So, as much as we all are in need of rest, keeping the Sabbath implies so much more than just giving us the permission to take a nap, although, having said that, I’ll thank you for not messing with my Sunday afternoon naps. Keeping the Sabbath holy means more than taking a refreshing vacation or having a restorative weekend or even a fulfilling retirement. To keep the Sabbath is to remember that time spent with God has a way of freeing us from the slavery that impoverishes us. We do not have to remain chained to a reality which the ideology of autonomy and control has created for us.
We can free ourselves from our possessions, from the absurdity that contentment will be found in the procuring of things, so we continue to buy hoping to discover that contentment. We can free ourselves from the responsibility of caring for our things which ownership places upon us. We can free ourselves from the self-image which our culture plasters on the billboards landscaping our lives, informing us what success looks like, that propagates the fallacy that we are what we do, and are valued for what others think of us, especially if they see us as busy, people integral in keeping society moving. God offers us freedom from all that and it is called the Sabbath.
The Sabbath is a testimony to the buoyancy of our souls. Just as a rubber ball held under water must submit itself to its condition, once it is released it springs to the surface. Our natural way of being, the way God created us to be and live, the natural rhythms of our souls, may be held under the water of ambition, anger or even violence, held under by what the Gospel calls the ‘cares’ of the world, but the human spirit possesses a natural buoyancy to spring up out of that water and follow its upward impulse to freedom.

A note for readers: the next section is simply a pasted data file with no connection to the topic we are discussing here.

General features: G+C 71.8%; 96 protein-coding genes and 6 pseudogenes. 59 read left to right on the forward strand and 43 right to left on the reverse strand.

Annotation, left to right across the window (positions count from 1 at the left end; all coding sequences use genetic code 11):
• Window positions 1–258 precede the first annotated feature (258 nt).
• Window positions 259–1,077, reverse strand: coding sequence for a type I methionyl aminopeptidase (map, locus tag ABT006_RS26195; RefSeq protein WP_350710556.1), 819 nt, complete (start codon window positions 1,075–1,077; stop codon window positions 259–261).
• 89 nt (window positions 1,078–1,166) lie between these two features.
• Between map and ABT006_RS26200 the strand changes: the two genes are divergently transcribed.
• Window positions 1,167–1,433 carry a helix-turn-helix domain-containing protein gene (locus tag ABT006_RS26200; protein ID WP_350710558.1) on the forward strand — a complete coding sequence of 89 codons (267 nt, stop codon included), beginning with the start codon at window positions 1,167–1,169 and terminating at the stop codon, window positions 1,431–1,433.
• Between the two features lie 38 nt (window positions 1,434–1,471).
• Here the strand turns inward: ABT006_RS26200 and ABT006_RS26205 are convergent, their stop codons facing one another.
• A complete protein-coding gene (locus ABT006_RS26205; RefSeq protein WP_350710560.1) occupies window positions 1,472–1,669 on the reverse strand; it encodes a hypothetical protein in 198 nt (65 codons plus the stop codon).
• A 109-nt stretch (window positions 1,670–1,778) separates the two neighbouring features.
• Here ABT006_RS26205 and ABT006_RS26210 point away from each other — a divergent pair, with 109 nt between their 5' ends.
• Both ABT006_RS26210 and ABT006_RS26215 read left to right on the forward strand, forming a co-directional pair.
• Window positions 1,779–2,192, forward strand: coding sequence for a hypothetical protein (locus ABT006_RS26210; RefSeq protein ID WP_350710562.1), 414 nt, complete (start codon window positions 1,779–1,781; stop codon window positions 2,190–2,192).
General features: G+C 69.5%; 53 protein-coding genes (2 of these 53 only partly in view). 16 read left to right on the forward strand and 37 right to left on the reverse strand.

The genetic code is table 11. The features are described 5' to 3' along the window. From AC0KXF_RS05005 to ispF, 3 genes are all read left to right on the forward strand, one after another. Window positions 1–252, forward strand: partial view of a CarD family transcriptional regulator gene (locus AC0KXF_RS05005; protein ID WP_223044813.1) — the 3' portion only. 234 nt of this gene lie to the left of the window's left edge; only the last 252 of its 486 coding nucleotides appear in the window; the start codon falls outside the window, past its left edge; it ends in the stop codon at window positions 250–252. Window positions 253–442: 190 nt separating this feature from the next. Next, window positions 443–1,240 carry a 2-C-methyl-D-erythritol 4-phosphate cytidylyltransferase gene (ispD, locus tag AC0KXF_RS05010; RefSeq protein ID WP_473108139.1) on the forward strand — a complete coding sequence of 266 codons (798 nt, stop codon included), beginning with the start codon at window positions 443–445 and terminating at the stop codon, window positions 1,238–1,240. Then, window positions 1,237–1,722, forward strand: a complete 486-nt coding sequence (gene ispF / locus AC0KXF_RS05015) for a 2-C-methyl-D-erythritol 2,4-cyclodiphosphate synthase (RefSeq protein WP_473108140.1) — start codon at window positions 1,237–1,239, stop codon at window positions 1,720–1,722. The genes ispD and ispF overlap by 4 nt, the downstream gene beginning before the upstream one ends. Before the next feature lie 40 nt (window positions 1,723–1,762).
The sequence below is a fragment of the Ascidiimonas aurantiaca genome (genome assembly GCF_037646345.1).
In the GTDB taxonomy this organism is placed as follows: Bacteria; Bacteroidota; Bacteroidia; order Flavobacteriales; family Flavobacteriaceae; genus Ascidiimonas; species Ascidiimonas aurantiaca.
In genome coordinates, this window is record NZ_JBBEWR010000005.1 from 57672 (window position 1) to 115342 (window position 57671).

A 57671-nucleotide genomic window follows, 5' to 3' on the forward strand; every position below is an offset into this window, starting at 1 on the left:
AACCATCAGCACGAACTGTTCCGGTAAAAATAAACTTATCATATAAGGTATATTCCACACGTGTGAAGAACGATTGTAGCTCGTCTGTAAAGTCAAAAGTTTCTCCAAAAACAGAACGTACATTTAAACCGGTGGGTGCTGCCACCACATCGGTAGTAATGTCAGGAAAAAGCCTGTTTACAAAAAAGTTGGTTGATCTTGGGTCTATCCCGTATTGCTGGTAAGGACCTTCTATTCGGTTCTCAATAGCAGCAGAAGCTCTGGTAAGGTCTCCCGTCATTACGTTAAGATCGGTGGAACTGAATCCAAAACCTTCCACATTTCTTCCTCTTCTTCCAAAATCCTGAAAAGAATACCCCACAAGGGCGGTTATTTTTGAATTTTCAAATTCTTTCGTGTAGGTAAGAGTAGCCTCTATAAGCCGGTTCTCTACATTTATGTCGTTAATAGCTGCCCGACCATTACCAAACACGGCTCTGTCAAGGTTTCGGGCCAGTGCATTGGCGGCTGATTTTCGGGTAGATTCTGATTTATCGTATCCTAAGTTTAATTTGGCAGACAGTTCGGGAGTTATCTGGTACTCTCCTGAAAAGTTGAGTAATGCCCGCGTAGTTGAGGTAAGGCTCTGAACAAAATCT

So the intent of Sabbath time is not simply to rest but to rest in the arms of God. To pray, to let go of all our strivings, to release yourself from your self-imposed autonomy and spend time in paradise walking naked with your God.
But what happens when Monday comes? You can’t spend time in paradise without coming back to this world and seeing the slavery that surrounds you as you step back into weekly routine. It’s the bittersweet consequence of observing a Sabbath that others don’t. You can’t receive the much needed rest your imprisoned soul needs without asking who else may need rest? Who else is in need of life when no on else notices?
Who is still gasping for air while being held under the water? Who has had their lives taken away and are held in slavery? If we are the ones keeping the Sabbath, we simply can’t overlook those whose lives are being threatened on daily basis. If we are to keep the Sabbath holy, we don’t get to bypass lives that are being stripped of their worth and dignity.
Yet, if we keep the Sabbath, then we have the resolve and the strength to enter the routines of Monday morning open to reconnecting to touching the world, healing the world and working to bring God’s kingdom, God’s paradise to this place for all to experience.
That is why I know myself to be a sinner. I am such a tenacious Scot and Taurus. I am forever putting agenda before Sabbath. It’s ironic really that I put doing God’s work ahead of being with God. My weary soul looks for affirmation so I work even harder in search of something God is ready to hand me. So I need to be reminded and, I wish to remind all of you that this is a commandment of God’s not a request.
But, before you go telling your spouse that you’re are not going to cut the grass because you’re taking a Sabbatical, remember that this may be okay but only if you spend that time intentionally being with your God, praying, reading, meditating, praising. In doing so, you will find rest in God, freedom and salvation.